Academic journal article Demographic Research

Intergenerational Transfers and European Families: Does the Number of Siblings Matter?

Academic journal article Demographic Research

Intergenerational Transfers and European Families: Does the Number of Siblings Matter?

Article excerpt



Existing research on intergenerational transfers has focused on income and wealth as the predominant determinants of the provision of financial assistance to adult children (Albertini, Kohli, and Vogel 2006; Zissimopoulos and Smith 2010; Albertini and Radl 2012). Yet previous models of intergenerational transfers underestimated the effect of family size due to the effect of birth order and inappropriate research design.


This paper aims to more accurately describe the relationship between family size and intergenerational financial transfers in Europe. In developing a more appropriate theoretical and empirical understanding of intergenerational behaviour by borrowing findings from other areas of family studies, this paper explores the issues involved in the complex analysis of cross generational issues such as sampling, diverse and complex family forms, and unobserved family- and individual-level heterogeneity.


Using multilevel methods to nest individual children in their extended families, this paper analyses data from the Survey for Health, Ageing and Retirement in Europe, and concludes that family size and birth order are essential for understanding intergenerational transfers. Logit and Tobit models are used to predict transfer occurrence and amount, and therefore avoid bias estimates found with OLS in existing research.


The analysis suggests that an only child is more than four times as likely to receive financial assistance as someone in a four-child family. This means that the maximum effect of family size is more than twice that of parental income. A separate and independent effect of birth order is also identified, which suggests that the oldest in a four-child family is twice as likely to receive financial assistance as their youngest sibling.


The policy implications of this finding are significant in the context of an ageing society and demographic change, suggesting a shift in focus from financial to demographic models of intergenerational dependency. The conclusions argue for the use of multilevel modelling in the future analysis of intergenerational transfers. Doing so may help refocus intergenerational transfers research onto issues of family structure and circumstance, rather than the direct transfer of resources from one generation to the next, as described by altruistic and exchange models of transfer behaviour.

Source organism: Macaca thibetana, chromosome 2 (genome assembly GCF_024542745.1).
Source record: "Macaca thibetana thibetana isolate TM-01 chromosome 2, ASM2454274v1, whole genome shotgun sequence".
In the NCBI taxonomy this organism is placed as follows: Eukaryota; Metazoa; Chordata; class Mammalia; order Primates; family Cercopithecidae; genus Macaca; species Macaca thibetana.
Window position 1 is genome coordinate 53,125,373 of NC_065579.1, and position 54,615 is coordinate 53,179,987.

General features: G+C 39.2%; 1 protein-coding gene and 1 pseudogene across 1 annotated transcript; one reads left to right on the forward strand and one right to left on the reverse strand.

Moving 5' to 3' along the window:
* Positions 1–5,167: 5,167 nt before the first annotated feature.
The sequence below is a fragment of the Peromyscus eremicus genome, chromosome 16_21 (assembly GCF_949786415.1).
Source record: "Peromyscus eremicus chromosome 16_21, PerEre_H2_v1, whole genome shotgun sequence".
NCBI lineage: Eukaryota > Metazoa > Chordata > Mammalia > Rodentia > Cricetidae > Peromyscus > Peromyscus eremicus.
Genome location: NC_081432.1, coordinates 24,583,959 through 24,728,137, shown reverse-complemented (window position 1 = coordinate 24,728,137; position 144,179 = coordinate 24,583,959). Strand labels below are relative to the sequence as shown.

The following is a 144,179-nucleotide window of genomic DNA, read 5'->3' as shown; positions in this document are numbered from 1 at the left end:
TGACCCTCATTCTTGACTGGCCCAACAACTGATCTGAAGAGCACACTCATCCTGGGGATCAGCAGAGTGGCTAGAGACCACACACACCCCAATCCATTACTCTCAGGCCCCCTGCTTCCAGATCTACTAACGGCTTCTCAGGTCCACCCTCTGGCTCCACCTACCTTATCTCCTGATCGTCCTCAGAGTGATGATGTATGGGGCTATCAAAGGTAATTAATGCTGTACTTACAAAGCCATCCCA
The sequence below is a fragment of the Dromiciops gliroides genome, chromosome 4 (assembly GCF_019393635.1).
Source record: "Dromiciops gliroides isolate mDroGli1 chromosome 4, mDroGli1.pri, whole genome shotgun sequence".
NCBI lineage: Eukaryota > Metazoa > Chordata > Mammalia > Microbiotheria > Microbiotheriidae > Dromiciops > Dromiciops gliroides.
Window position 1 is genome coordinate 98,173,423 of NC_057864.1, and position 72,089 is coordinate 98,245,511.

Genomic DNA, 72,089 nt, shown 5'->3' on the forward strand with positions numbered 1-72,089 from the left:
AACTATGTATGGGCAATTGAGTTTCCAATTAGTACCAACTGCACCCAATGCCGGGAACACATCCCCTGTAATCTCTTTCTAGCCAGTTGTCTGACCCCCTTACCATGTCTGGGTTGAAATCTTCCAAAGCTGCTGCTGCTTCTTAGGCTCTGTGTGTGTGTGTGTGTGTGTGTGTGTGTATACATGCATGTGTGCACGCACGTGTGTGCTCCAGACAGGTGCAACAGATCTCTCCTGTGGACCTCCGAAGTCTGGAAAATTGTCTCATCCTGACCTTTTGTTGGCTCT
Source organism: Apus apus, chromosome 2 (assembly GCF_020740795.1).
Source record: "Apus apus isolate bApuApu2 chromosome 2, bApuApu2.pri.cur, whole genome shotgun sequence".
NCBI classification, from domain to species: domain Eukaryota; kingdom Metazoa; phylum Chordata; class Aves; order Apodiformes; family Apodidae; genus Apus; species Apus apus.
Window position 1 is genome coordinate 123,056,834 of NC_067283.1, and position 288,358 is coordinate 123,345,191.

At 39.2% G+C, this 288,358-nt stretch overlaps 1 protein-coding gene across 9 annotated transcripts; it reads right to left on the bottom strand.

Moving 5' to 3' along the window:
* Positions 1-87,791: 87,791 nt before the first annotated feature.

(ProQuest: ... denotes formulae omitted.)

1. Introduction

The intergenerational literature is extremely well developed, and sits at an important juncture between family studies, economics and demographics. Existing research is rich and fruitful, and has proved exceptionally insightful over the past 20 years, to the extent that we now know a great deal about the supporting role played by the extended family throughout the life course (Berry 2008; Cox 1987; Hurd et al. 2007; Attias-Donfut et al. 2005; Altonji et al. 1997; Albertini, Kohli, and Vogel 2006; Hurd et al. 2007; Albertini and Radl 2012; McGarry and Schoeni 1995; Kohli 1999). Yet, intergenerational transfers are about families, and in existing analysis the family structure, in terms of family size, birth order and variance clustering, is largely absent from the empirical and theoretical framework.

This paper begins by exploring the routes of this neglect, and argues that it is to be found in the econometric routes of the analysis. It goes on to argue that this has led to bias estimates and an incomplete theoretical comprehension of transfer behaviour. Furthermore, using multilevel techniques to analyse data from the Survey for Health, Ageing and Retirement in Europe (SHARE), it provides evidence that more accurately specified modelling identifies family size as a key determinant of intergenerational transfers and subsequent welfare outcomes.

Family size and birth order have played a crucial role in other areas of family studies, such as investment in children and the provision of care for the elderly (Black et al. …

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